Now they can ask what medications you are taking, when the last time you were in the hospital was, or if you are insulin dependent diabetic. Different companies will ask slightly different questions and they will approve you or set your rate based on those answers.
Often people can make the move. There are plenty of companies that accept underwritten applications every day. They also reject applications every day. So, can you move back and forth? Sure…if you get accepted based on your health history.
How do Medicare Advantage Plans work?
Medicare Advantage Plans are offered by insurance companies that have contracts with CMS (The Center for Medicare and Medicaid Services). What they do is to bundle Parts A, B and (generally) D into a policy that looks more like a normal health insurance policy. Medicare Advantage Plans will have networks and you need to make sure you are seeing in-Network doctors and using in-Network facilities.
With Medicare Advantage the insurance company, not Medicare, is paying the doctors & hospitals. What you pay is generally a series of co-pays. It varies company by company and policy by policy.
The monthly cost of Medicare Advantage plans (the premium) is generally lower than what you might pay for separate coverage through Traditional Medicare, Part D, supplement and Dental plan, but you might pay more out of pocket. In general, the Out-of-Pocket-Maximums will be significantly higher.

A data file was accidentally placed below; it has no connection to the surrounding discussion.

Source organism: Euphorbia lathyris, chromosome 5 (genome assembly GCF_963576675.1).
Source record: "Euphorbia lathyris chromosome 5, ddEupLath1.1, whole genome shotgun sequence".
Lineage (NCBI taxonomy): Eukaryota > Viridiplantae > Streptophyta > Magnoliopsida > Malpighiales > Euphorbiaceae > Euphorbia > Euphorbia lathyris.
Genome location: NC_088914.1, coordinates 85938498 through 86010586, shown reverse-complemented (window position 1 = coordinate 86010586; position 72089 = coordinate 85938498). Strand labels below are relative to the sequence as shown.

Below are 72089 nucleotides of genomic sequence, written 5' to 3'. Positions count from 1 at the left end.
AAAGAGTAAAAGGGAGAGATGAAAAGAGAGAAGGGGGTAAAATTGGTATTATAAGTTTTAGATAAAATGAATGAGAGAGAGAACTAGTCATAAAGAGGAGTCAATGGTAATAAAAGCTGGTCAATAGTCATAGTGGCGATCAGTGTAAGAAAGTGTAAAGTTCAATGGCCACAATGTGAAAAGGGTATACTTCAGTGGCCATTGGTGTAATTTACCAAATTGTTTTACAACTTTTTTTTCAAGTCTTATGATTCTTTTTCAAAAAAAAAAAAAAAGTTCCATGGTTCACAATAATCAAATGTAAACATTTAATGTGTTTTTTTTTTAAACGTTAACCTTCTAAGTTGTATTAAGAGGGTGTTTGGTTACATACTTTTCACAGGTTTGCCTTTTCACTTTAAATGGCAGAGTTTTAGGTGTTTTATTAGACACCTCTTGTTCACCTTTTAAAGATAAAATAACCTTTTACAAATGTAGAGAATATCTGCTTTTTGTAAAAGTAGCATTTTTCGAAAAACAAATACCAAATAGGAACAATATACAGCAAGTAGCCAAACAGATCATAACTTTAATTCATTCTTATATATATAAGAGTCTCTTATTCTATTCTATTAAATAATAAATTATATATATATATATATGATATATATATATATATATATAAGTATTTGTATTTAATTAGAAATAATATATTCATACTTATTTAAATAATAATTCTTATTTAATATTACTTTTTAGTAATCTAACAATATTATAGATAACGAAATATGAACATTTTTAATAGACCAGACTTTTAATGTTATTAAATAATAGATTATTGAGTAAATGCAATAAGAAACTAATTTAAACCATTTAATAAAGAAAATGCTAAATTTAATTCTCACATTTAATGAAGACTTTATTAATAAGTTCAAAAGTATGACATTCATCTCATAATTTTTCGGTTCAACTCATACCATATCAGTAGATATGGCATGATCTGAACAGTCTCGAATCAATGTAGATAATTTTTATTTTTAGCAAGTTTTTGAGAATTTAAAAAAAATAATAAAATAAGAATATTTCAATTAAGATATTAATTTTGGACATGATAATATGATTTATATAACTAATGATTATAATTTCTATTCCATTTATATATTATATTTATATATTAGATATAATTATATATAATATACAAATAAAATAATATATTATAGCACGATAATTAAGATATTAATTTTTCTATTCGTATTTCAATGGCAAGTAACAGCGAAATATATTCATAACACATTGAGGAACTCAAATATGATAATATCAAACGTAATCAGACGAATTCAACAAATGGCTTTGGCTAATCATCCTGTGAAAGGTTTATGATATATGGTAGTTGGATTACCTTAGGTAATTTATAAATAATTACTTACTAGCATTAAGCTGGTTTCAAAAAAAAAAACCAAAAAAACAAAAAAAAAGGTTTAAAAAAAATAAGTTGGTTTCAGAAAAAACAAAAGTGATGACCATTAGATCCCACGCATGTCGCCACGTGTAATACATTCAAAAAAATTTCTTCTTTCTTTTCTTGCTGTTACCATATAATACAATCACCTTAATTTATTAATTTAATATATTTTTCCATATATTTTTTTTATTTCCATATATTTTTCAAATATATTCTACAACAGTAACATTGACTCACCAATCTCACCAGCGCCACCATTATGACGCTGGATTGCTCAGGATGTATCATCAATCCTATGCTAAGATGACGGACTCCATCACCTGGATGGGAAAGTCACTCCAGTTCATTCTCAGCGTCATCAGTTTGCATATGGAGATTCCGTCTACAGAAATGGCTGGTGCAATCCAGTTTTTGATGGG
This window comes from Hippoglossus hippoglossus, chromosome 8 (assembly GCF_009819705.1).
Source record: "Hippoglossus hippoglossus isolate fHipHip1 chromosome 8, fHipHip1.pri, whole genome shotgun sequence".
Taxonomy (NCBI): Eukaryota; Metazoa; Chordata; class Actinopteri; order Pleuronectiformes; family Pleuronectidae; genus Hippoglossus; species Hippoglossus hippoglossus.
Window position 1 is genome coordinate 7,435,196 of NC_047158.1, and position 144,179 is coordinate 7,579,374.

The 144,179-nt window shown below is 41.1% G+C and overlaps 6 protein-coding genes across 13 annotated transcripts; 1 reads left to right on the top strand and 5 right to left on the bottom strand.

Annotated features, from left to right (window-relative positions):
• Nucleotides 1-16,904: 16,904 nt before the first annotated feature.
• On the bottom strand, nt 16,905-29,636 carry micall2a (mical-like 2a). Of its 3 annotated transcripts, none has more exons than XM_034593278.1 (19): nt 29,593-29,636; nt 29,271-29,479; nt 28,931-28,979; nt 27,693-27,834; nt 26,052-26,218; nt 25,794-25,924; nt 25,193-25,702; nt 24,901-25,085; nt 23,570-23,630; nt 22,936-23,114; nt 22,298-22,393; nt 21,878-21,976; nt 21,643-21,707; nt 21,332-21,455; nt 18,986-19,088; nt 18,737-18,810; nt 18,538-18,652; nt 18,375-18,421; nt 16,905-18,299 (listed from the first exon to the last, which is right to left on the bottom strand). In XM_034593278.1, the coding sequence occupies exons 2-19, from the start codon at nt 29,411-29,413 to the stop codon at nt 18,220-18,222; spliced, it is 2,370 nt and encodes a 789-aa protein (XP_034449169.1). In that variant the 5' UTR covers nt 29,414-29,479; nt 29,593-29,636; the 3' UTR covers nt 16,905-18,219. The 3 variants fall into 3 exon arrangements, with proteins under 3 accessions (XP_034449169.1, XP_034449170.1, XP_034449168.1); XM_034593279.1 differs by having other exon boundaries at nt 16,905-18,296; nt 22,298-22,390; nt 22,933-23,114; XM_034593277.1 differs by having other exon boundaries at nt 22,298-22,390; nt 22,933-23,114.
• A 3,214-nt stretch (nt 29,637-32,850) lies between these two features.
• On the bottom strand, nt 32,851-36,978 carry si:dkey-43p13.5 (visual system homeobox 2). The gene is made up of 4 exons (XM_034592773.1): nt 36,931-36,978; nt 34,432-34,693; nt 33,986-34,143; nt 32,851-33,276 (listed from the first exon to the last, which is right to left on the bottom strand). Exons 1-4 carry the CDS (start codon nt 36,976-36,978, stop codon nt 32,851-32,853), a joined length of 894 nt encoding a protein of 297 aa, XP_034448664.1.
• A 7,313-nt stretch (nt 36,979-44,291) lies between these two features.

Details to know about Advantage Plans
- You have to stay in Network. With some plans you might have no or very little coverage for out of network charges. Networks are generally state based as Insurance is generally a state regulated product. Some companies have reciprocal agreements with some their networks in some other states.
- There are no networks for Emergency care. If you are out of state on vacation and have a car wreck or heart attack…there’s no networks for that. If you are out of state and just have the sniffles…that’s not an emergency.
- Advantage plans often have “extra” benefits such as dental care. The problem is those benefits can change from year to year.
- Utilization reviews are used extensively with Advantage plans. That’s when your doctor wants to do something and can’t get it approved with the insurance company.
- Your out of pocket Maximums could be really high (close to $7000).
This is a financial decision
Everything is on that continuum. More premium, less out of pocket OR Less premium, more out of pocket.
One of the biggest decisions you will have when you are turning 65 is whether to go with Traditional/Original Medicare or to go with a Medicare Advantage plan. So…what is the difference?